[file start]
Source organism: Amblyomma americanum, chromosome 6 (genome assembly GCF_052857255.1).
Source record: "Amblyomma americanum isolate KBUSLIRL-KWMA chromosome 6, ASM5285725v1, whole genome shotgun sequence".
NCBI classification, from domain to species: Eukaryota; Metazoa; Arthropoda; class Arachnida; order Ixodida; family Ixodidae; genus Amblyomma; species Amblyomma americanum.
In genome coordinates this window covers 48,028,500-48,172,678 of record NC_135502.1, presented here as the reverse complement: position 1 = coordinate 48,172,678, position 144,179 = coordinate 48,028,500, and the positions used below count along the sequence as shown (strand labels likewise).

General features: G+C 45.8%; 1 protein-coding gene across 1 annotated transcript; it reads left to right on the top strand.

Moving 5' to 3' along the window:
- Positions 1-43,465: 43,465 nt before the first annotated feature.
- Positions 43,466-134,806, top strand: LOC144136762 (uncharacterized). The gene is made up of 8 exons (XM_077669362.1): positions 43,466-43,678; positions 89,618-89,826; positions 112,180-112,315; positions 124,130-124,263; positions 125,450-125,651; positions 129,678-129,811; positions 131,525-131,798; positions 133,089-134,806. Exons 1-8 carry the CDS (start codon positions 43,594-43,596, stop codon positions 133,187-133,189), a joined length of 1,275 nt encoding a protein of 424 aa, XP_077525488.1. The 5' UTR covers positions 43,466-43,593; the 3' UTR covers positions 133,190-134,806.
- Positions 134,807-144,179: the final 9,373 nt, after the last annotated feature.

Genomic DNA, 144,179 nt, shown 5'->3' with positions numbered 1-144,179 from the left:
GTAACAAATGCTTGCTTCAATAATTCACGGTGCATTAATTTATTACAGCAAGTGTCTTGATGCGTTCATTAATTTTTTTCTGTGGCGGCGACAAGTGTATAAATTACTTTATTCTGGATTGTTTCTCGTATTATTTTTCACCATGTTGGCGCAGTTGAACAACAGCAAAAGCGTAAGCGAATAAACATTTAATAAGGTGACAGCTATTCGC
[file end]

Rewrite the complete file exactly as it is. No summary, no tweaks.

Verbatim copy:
Source organism: Amblyomma americanum, chromosome 6 (genome assembly GCF_052857255.1).
Source record: "Amblyomma americanum isolate KBUSLIRL-KWMA chromosome 6, ASM5285725v1, whole genome shotgun sequence".
NCBI classification, from domain to species: Eukaryota; Metazoa; Arthropoda; class Arachnida; order Ixodida; family Ixodidae; genus Amblyomma; species Amblyomma americanum.
In genome coordinates this window covers 48,028,500-48,172,678 of record NC_135502.1, presented here as the reverse complement: position 1 = coordinate 48,172,678, position 144,179 = coordinate 48,028,500, and the positions used below count along the sequence as shown (strand labels likewise).

General features: G+C 45.8%; 1 protein-coding gene across 1 annotated transcript; it reads left to right on the top strand.

Moving 5' to 3' along the window:
- Positions 1-43,465: 43,465 nt before the first annotated feature.
- Positions 43,466-134,806, top strand: LOC144136762 (uncharacterized). The gene is made up of 8 exons (XM_077669362.1): positions 43,466-43,678; positions 89,618-89,826; positions 112,180-112,315; positions 124,130-124,263; positions 125,450-125,651; positions 129,678-129,811; positions 131,525-131,798; positions 133,089-134,806. Exons 1-8 carry the CDS (start codon positions 43,594-43,596, stop codon positions 133,187-133,189), a joined length of 1,275 nt encoding a protein of 424 aa, XP_077525488.1. The 5' UTR covers positions 43,466-43,593; the 3' UTR covers positions 133,190-134,806.
- Positions 134,807-144,179: the final 9,373 nt, after the last annotated feature.

Genomic DNA, 144,179 nt, shown 5'->3' with positions numbered 1-144,179 from the left:
GTAACAAATGCTTGCTTCAATAATTCACGGTGCATTAATTTATTACAGCAAGTGTCTTGATGCGTTCATTAATTTTTTTCTGTGGCGGCGACAAGTGTATAAATTACTTTATTCTGGATTGTTTCTCGTATTATTTTTCACCATGTTGGCGCAGTTGAACAACAGCAAAAGCGTAAGCGAATAAACATTTAATAAGGTGACAGCTATTCGC